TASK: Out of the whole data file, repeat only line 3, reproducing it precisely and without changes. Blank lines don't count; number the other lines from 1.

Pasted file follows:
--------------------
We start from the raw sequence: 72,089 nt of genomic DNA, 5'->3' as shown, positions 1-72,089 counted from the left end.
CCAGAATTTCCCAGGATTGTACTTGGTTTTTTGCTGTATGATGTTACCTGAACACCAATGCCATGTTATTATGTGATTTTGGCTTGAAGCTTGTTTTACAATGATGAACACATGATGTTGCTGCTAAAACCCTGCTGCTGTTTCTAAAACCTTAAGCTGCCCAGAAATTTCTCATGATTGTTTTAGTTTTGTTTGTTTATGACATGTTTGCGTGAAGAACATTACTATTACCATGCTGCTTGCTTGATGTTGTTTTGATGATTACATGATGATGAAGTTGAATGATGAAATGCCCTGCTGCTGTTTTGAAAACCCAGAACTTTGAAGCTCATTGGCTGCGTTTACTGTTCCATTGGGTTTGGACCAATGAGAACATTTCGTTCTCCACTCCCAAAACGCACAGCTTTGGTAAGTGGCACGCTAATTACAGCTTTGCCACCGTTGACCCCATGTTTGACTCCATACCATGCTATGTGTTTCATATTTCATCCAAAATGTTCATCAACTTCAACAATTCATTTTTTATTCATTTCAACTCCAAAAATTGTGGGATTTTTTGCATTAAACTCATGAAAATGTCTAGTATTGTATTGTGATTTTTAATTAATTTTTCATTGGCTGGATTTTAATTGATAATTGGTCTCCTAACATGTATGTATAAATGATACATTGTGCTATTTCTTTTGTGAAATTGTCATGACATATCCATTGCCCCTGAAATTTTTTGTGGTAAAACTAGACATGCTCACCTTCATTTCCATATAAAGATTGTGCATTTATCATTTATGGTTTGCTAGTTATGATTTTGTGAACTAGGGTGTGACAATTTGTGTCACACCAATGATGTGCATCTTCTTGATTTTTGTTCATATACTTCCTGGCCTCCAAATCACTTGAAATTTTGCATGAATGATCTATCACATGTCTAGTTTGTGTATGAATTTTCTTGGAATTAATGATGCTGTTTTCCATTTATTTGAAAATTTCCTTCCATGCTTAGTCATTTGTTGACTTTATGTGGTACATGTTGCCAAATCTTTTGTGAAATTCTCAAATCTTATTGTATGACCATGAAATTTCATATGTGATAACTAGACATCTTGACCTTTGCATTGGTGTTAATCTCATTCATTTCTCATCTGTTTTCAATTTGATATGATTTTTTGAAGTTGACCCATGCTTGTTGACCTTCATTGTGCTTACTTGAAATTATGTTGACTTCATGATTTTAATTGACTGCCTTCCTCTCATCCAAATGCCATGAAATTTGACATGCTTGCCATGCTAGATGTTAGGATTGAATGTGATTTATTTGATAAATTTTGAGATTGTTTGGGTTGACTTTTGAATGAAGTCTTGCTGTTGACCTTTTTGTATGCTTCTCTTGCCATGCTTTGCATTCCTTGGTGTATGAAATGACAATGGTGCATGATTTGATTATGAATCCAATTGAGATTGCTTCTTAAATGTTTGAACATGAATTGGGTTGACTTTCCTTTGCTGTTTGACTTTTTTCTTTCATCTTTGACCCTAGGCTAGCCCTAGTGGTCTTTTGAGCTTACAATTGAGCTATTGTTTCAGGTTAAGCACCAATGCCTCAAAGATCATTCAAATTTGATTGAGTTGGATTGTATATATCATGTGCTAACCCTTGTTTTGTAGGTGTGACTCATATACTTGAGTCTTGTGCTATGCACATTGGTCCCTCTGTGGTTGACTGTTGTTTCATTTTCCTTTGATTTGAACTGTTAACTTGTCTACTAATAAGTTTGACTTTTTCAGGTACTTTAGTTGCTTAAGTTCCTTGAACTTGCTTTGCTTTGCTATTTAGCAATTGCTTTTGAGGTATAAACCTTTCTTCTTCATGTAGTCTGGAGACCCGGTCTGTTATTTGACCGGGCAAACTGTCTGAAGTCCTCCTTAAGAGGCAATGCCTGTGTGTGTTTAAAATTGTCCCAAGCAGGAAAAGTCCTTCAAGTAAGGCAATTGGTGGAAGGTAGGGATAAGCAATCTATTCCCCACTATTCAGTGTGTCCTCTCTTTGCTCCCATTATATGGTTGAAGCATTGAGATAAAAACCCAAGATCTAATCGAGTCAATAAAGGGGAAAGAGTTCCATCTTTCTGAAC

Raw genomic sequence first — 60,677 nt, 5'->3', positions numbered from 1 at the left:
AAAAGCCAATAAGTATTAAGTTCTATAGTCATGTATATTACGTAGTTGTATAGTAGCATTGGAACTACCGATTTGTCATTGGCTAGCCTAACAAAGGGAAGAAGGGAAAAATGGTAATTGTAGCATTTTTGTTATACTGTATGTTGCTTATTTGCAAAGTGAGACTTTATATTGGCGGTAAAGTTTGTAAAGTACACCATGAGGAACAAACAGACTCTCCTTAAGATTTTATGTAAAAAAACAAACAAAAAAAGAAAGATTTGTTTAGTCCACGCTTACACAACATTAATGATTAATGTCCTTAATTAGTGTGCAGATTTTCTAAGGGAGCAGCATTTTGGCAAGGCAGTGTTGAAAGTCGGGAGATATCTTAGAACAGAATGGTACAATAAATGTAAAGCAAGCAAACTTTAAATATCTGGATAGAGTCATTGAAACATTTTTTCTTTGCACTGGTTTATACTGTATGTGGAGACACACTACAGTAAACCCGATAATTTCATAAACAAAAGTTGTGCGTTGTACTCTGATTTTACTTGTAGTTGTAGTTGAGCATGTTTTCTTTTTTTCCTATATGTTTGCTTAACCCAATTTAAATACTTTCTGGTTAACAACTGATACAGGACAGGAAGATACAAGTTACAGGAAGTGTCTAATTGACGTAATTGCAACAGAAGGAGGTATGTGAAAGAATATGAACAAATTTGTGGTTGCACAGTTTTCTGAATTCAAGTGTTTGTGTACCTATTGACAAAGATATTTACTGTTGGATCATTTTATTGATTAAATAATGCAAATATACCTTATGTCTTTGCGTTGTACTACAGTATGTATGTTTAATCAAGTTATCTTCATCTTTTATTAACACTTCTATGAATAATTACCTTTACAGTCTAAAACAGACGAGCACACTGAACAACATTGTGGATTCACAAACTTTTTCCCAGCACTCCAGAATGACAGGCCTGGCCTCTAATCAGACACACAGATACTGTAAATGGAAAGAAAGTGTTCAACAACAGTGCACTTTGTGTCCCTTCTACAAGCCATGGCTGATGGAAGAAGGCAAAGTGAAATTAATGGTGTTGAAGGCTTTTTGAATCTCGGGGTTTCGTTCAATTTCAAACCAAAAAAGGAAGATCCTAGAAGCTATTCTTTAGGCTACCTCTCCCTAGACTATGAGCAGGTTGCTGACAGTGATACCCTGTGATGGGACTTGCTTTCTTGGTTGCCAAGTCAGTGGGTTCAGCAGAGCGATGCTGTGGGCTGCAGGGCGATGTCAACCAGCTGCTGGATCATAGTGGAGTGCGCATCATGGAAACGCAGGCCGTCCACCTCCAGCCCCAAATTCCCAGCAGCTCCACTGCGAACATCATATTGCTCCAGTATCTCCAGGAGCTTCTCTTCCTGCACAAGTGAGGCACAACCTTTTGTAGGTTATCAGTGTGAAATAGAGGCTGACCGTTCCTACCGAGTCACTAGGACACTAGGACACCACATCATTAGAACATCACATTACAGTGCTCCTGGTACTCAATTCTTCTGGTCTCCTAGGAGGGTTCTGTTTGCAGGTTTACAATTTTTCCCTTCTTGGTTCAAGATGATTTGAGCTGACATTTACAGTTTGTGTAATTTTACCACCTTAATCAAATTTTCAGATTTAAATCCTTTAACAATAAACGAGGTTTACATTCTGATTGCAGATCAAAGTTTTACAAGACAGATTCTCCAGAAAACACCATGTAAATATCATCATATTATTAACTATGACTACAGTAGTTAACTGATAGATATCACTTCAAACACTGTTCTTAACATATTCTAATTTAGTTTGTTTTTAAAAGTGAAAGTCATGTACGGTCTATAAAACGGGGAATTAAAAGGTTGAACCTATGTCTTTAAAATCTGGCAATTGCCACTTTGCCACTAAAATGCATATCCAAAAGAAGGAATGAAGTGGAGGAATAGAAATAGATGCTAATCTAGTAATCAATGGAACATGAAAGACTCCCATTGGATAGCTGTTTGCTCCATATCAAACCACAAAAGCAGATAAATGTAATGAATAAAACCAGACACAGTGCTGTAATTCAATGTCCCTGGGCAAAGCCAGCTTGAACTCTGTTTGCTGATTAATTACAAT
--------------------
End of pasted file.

Raw genomic sequence first — 60,677 nt, 5'->3', positions numbered from 1 at the left: